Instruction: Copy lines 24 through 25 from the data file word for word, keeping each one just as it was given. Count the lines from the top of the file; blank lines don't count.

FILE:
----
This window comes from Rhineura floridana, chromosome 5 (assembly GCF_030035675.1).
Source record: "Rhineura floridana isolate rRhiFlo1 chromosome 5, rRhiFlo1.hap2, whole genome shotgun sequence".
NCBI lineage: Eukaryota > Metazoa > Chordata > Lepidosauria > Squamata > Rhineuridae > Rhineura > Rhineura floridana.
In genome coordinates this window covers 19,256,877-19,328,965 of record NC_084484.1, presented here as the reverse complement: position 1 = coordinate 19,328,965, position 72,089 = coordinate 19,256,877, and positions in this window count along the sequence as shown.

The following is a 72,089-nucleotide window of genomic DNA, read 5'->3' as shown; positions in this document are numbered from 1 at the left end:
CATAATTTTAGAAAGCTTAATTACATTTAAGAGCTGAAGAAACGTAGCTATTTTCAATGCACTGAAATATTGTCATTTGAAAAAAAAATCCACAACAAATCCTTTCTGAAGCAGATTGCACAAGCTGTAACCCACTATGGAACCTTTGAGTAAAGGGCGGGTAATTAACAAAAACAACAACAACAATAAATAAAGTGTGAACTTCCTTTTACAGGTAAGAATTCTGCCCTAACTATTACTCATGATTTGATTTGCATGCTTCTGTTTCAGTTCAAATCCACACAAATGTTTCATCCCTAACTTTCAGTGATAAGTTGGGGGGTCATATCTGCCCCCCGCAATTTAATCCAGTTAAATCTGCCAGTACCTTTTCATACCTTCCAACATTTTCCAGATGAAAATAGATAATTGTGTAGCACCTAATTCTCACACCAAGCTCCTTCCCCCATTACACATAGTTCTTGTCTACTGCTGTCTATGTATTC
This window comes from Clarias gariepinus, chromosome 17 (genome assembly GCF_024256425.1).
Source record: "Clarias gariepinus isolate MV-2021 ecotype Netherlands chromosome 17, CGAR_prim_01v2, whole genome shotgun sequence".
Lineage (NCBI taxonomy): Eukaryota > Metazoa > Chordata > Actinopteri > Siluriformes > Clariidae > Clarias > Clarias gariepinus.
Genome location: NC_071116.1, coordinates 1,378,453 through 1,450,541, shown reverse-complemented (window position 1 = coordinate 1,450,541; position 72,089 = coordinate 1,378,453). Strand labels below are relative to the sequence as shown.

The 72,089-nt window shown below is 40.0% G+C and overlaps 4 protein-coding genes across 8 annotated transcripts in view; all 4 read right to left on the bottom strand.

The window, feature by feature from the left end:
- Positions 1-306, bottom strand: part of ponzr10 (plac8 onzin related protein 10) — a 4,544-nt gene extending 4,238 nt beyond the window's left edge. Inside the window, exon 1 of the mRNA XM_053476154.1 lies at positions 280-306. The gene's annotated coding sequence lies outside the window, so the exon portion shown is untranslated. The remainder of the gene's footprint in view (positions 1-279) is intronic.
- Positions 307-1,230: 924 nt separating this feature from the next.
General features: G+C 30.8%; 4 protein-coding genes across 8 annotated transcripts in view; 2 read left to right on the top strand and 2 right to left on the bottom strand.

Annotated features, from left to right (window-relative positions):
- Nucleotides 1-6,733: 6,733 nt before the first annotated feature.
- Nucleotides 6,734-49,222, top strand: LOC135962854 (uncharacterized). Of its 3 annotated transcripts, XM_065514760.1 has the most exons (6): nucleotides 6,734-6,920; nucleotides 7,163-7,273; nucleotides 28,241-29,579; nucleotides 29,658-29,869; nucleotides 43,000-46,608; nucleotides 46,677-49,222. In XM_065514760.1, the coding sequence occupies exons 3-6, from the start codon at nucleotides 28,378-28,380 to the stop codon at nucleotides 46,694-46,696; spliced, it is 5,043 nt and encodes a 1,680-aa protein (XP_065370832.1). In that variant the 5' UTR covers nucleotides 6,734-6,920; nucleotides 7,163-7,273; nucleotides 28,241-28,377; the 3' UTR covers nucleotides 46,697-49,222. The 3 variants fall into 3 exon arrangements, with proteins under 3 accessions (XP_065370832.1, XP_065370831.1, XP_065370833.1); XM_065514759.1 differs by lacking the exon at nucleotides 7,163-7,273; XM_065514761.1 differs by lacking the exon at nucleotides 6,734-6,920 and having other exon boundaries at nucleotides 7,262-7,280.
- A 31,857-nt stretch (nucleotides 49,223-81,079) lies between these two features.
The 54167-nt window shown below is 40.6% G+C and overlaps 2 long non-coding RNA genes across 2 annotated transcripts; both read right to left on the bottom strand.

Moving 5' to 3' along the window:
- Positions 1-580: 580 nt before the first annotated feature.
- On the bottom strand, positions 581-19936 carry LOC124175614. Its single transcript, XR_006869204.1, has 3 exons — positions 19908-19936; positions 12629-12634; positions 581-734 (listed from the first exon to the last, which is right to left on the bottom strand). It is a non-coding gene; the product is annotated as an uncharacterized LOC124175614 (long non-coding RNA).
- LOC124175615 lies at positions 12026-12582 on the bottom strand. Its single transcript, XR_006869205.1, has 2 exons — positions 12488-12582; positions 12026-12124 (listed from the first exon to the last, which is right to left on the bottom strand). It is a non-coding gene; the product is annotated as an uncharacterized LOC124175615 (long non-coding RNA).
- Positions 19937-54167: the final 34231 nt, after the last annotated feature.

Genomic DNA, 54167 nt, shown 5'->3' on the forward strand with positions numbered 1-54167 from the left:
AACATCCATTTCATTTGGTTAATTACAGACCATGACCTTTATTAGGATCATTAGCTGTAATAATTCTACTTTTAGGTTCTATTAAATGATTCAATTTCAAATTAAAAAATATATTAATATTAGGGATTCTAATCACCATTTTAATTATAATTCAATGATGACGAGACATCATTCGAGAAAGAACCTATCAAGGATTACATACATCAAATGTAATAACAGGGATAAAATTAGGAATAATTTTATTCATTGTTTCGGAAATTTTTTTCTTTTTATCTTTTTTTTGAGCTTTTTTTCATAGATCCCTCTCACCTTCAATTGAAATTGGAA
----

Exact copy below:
- LOC124175615 lies at positions 12026-12582 on the bottom strand. Its single transcript, XR_006869205.1, has 2 exons — positions 12488-12582; positions 12026-12124 (listed from the first exon to the last, which is right to left on the bottom strand). It is a non-coding gene; the product is annotated as an uncharacterized LOC124175615 (long non-coding RNA).
- Positions 19937-54167: the final 34231 nt, after the last annotated feature.